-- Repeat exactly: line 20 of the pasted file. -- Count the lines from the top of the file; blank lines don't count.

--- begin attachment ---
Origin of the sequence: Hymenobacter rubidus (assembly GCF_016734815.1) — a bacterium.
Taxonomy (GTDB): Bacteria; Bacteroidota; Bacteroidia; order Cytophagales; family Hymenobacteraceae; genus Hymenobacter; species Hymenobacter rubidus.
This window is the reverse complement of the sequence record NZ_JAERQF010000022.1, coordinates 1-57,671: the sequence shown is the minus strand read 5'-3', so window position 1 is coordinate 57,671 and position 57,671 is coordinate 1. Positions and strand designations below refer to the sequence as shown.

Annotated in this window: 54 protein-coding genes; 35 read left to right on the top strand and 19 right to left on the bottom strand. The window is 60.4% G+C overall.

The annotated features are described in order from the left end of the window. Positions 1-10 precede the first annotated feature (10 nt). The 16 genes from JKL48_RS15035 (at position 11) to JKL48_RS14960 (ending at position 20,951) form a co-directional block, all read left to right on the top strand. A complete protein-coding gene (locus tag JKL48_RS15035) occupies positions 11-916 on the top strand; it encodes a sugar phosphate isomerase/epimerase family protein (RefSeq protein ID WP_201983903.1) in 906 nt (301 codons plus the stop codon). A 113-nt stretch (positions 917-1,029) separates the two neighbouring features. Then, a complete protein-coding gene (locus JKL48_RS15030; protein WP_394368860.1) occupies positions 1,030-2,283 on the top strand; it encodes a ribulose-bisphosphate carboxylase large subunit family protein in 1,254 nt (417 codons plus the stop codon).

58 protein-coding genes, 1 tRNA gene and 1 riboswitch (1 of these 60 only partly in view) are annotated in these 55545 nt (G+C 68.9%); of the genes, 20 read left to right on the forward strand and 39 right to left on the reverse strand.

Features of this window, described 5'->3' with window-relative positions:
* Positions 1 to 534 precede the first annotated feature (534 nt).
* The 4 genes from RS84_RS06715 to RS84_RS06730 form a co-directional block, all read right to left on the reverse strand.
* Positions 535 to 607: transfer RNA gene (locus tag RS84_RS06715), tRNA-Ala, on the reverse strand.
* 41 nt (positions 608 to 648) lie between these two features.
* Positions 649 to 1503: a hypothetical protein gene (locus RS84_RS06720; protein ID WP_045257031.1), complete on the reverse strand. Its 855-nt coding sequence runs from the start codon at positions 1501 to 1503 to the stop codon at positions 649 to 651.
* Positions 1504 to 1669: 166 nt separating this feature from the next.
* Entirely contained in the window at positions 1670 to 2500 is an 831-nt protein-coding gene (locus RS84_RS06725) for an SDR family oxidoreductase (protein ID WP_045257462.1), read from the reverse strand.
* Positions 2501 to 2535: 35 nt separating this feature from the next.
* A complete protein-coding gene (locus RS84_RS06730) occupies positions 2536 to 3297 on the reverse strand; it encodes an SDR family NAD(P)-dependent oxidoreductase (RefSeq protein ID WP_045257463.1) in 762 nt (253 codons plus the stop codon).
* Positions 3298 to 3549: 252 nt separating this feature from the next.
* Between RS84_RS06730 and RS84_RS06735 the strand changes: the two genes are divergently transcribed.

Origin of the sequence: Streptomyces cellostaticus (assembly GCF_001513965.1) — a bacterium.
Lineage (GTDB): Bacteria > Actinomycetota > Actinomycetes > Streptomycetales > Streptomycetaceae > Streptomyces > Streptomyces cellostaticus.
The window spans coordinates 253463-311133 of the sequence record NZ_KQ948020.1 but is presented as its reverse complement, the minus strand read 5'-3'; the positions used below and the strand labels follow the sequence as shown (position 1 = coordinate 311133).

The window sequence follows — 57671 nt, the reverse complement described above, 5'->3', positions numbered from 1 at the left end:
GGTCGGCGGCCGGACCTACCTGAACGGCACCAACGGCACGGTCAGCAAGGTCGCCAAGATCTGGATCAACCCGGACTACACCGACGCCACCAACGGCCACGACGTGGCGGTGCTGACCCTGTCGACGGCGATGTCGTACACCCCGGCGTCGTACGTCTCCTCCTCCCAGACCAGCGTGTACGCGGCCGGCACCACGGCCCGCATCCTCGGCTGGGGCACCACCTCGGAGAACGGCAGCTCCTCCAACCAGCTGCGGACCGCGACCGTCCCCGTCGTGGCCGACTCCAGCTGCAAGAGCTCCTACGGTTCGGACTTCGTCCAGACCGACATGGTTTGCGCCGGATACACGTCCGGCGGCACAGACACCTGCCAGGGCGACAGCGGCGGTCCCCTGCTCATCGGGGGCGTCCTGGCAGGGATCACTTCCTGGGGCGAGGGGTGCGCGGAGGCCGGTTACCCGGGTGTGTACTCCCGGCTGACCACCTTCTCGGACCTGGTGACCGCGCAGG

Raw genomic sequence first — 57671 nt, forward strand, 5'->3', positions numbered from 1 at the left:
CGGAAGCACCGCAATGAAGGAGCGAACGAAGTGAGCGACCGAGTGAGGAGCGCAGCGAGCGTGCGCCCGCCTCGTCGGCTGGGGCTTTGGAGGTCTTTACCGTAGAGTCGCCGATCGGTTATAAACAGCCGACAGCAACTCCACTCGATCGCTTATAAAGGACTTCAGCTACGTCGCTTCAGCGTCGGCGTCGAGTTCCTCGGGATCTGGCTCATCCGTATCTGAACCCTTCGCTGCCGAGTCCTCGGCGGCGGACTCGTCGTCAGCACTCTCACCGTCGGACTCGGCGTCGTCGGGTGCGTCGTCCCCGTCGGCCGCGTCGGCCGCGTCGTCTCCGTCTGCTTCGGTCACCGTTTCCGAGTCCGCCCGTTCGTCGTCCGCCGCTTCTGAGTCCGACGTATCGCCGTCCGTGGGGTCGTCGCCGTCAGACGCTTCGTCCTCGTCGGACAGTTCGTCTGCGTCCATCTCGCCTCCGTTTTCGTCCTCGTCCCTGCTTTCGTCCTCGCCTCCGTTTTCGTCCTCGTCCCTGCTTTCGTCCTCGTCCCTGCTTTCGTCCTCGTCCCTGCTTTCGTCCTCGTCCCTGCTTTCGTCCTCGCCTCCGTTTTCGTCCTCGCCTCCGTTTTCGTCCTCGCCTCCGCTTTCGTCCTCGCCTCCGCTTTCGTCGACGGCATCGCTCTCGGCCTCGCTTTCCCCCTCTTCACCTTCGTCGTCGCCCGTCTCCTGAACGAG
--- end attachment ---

Lineage (GTDB): Bacteria > Actinomycetota > Actinomycetes > Streptomycetales > Streptomycetaceae > Streptomyces > Streptomyces cellostaticus.